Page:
Yes, it is true that CAN is the largest and most vibrant network in the world working on climate change. Members of the Network work closely to address the causes and harmful impacts of climate change. About 850 NGOs invigolate CAN’s coordination in more than 90 countries of the earth with varying levels of development and diffuse geographical locations.

CAN uses multi-dimensional approaches to address the catastrophe of climate change in different parts of the world. No doubt, different regions of the world are affected  differently and the level of impacts differ much from one region to another. Hence, “no one size fits all.” To respond to and fill the knowledge gap in the South, CAN has been undertaking both short and long term training to its members especially from the global south.

In 2012, CAN initiated the Leadership Development Programme. 8 Fellows were selected from 8 countries of the world. From Tanzania I was selected to join other fellows.

The usefulness of the programme to the South
The main challenge of the south is the knowledge  gap on what is going on at the global level in terms of science, UNFCCC discussions, decisions and their implications to the south. This programme comes with unique opportunity to bridge that gap as it involves training of the Fellows on the UNFCCC processes, its decissions and their implications to a given region or country. This also gives Fellows confidence to communicate relevant decisions made to the local media and community of the participant’s region or country.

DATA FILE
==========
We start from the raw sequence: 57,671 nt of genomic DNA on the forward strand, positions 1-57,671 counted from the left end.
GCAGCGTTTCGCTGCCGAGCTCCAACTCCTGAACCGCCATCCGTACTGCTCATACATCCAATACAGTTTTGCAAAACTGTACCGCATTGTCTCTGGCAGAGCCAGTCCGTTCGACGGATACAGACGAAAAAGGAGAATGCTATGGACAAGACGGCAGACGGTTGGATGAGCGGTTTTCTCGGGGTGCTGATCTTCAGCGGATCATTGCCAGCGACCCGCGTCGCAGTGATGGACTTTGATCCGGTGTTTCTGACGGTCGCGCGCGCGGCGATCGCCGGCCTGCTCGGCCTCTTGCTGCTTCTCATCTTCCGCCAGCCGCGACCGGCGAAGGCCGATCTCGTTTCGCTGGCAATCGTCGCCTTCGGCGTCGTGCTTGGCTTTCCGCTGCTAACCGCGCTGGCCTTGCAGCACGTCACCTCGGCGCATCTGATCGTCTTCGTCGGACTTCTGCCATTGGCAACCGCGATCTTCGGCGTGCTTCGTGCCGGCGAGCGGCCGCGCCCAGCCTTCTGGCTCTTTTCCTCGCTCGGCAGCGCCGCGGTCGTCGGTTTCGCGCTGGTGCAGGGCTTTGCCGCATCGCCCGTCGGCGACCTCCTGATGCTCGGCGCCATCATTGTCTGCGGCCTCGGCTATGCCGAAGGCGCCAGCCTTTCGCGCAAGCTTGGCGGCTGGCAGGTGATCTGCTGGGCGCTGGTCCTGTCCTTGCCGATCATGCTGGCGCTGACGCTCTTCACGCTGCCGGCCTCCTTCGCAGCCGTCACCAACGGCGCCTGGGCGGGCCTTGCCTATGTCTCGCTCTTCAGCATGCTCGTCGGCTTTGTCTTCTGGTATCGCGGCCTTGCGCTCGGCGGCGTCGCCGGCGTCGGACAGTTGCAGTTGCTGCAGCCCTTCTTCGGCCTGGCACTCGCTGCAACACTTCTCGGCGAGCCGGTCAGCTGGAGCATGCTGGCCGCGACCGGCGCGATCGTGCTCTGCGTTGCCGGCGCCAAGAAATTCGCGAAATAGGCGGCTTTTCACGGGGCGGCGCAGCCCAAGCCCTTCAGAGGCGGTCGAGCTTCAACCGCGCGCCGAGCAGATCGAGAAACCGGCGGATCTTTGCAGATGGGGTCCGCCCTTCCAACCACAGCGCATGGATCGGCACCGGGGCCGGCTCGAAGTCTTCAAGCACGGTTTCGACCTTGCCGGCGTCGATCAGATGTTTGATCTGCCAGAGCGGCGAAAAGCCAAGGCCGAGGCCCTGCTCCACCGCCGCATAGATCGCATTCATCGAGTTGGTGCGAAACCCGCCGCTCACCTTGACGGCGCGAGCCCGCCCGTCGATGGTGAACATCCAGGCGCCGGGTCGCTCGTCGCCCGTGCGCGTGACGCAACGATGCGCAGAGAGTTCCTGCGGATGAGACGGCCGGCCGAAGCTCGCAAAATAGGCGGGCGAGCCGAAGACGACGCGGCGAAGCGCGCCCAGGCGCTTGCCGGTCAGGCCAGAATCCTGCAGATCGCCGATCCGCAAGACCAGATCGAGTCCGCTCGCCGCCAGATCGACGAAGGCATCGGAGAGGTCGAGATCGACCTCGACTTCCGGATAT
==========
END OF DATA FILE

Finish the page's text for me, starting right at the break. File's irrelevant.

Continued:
The programme has helped to create a sense of awareness as to what the science says and its meaning at local levels. LDP Fellows are given unique opportunity to interact with recent scientific reports and scientists who are normally available at UNFCCC workshops to dissermination their findings. These kinds of information  and interactions are important to the south as they give confidence to the Fellows and the Fellows can then inform the public and recommend appropriate action.

The project also builds capacity to engage delegates and undertake meetings with country delegations during the UNFCCC discussions and decisions. This provides good opportunities for representing public concerns. It might be hard to believe but it is true that most of the UNFCCC delegates from the south have limited understanding of what is happening at the ground. The reason is that some of the delegates are living in towns and are fully engaged in other activities at their offices.

It is undoubtedly true that the programme is costlly. However, the harmful impacts of climate change are already beyond the means for mitigation and adapatation in the south. Furthermore, when aid is given through one window, it seems as if half of it is always taken back via another.  So thanks to CAN for investing in bridging the knowledge gap between leadership capacity, UNFCCC discussions, decisisions, climate science and the best ways to communicate them at local levels for informed actions.